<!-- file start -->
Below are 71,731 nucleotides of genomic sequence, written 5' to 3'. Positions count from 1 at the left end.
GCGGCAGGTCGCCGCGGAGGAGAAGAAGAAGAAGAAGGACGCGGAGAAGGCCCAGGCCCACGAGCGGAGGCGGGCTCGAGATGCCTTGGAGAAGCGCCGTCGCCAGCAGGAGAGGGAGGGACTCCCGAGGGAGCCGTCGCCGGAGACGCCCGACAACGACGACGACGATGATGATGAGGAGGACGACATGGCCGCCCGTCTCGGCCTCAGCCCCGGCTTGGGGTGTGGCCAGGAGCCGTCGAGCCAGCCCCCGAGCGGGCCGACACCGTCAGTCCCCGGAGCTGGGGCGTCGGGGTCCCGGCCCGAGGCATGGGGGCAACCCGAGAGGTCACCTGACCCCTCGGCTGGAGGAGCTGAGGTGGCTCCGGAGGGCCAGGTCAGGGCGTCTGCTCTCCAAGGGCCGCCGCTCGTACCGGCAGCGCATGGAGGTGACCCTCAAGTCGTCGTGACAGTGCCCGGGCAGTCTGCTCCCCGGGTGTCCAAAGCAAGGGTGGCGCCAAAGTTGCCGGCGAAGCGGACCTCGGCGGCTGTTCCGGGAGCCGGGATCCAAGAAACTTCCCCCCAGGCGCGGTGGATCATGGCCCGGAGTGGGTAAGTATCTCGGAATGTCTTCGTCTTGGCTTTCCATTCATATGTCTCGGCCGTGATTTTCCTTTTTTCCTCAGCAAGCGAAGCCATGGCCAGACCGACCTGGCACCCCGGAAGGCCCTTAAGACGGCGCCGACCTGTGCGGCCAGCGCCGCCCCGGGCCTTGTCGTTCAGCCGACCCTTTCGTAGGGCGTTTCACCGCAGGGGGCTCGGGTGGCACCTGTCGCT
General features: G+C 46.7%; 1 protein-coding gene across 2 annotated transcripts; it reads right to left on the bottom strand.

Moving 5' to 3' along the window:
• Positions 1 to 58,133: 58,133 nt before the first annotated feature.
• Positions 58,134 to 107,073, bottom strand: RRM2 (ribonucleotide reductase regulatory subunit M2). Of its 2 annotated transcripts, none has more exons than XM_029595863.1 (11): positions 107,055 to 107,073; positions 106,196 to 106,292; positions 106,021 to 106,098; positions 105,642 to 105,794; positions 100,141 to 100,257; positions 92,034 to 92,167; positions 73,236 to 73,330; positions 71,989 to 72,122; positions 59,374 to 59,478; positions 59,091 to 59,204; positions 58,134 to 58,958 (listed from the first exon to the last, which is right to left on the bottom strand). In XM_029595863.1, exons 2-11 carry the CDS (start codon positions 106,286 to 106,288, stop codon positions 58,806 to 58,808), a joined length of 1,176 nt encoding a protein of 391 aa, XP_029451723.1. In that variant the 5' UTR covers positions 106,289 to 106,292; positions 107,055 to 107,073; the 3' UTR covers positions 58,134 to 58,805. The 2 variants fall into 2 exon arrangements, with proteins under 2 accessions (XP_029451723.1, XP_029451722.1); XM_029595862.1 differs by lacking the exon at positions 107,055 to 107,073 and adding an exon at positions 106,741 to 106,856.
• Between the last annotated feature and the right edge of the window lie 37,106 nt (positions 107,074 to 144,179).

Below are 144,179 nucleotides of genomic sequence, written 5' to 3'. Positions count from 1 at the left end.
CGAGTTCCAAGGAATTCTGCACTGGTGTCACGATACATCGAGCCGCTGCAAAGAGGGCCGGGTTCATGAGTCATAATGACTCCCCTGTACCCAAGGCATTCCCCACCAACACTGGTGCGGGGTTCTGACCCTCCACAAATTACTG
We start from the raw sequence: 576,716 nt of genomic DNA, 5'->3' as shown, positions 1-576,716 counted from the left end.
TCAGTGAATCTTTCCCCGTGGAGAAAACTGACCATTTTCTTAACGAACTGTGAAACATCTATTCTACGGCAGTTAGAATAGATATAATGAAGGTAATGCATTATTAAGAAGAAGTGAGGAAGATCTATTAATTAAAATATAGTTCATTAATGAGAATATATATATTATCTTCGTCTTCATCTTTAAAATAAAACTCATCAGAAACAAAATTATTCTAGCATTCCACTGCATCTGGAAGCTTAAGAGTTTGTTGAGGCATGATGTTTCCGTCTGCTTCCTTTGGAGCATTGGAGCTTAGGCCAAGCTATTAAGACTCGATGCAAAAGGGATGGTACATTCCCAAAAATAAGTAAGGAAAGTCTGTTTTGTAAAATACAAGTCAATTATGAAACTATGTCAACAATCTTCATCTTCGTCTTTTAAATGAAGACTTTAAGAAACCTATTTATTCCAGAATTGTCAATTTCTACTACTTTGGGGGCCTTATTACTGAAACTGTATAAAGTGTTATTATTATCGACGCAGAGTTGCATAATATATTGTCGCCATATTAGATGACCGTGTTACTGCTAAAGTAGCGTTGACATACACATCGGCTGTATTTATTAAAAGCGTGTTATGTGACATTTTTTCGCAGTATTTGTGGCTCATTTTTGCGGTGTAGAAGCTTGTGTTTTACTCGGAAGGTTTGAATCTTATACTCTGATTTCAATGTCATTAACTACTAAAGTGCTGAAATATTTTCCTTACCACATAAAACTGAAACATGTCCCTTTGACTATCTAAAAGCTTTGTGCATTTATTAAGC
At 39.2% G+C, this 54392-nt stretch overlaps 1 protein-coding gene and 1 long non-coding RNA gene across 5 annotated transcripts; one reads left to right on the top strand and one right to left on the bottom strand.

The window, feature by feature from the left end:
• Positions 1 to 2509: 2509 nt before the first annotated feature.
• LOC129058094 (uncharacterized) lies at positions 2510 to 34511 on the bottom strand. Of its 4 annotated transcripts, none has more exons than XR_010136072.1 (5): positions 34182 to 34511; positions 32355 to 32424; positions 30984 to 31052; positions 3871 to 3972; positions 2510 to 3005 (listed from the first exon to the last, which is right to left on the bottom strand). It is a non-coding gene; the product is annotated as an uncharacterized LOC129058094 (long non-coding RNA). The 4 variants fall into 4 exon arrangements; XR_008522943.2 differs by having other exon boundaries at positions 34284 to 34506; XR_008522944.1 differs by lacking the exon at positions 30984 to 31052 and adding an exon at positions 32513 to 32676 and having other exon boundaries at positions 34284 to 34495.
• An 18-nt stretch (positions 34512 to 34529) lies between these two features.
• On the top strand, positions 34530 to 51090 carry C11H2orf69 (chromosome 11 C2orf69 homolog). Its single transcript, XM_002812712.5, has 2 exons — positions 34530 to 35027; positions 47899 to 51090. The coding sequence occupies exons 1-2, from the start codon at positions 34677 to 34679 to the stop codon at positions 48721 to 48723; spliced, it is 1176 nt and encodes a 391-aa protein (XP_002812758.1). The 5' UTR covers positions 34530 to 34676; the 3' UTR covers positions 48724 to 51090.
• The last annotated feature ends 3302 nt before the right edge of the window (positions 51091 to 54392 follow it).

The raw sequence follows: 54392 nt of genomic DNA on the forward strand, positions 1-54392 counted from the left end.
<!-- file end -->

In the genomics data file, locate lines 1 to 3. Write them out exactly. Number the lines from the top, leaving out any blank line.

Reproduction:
Below are 71,731 nucleotides of genomic sequence, written 5' to 3'. Positions count from 1 at the left end.
GCGGCAGGTCGCCGCGGAGGAGAAGAAGAAGAAGAAGGACGCGGAGAAGGCCCAGGCCCACGAGCGGAGGCGGGCTCGAGATGCCTTGGAGAAGCGCCGTCGCCAGCAGGAGAGGGAGGGACTCCCGAGGGAGCCGTCGCCGGAGACGCCCGACAACGACGACGACGATGATGATGAGGAGGACGACATGGCCGCCCGTCTCGGCCTCAGCCCCGGCTTGGGGTGTGGCCAGGAGCCGTCGAGCCAGCCCCCGAGCGGGCCGACACCGTCAGTCCCCGGAGCTGGGGCGTCGGGGTCCCGGCCCGAGGCATGGGGGCAACCCGAGAGGTCACCTGACCCCTCGGCTGGAGGAGCTGAGGTGGCTCCGGAGGGCCAGGTCAGGGCGTCTGCTCTCCAAGGGCCGCCGCTCGTACCGGCAGCGCATGGAGGTGACCCTCAAGTCGTCGTGACAGTGCCCGGGCAGTCTGCTCCCCGGGTGTCCAAAGCAAGGGTGGCGCCAAAGTTGCCGGCGAAGCGGACCTCGGCGGCTGTTCCGGGAGCCGGGATCCAAGAAACTTCCCCCCAGGCGCGGTGGATCATGGCCCGGAGTGGGTAAGTATCTCGGAATGTCTTCGTCTTGGCTTTCCATTCATATGTCTCGGCCGTGATTTTCCTTTTTTCCTCAGCAAGCGAAGCCATGGCCAGACCGACCTGGCACCCCGGAAGGCCCTTAAGACGGCGCCGACCTGTGCGGCCAGCGCCGCCCCGGGCCTTGTCGTTCAGCCGACCCTTTCGTAGGGCGTTTCACCGCAGGGGGCTCGGGTGGCACCTGTCGCT
General features: G+C 46.7%; 1 protein-coding gene across 2 annotated transcripts; it reads right to left on the bottom strand.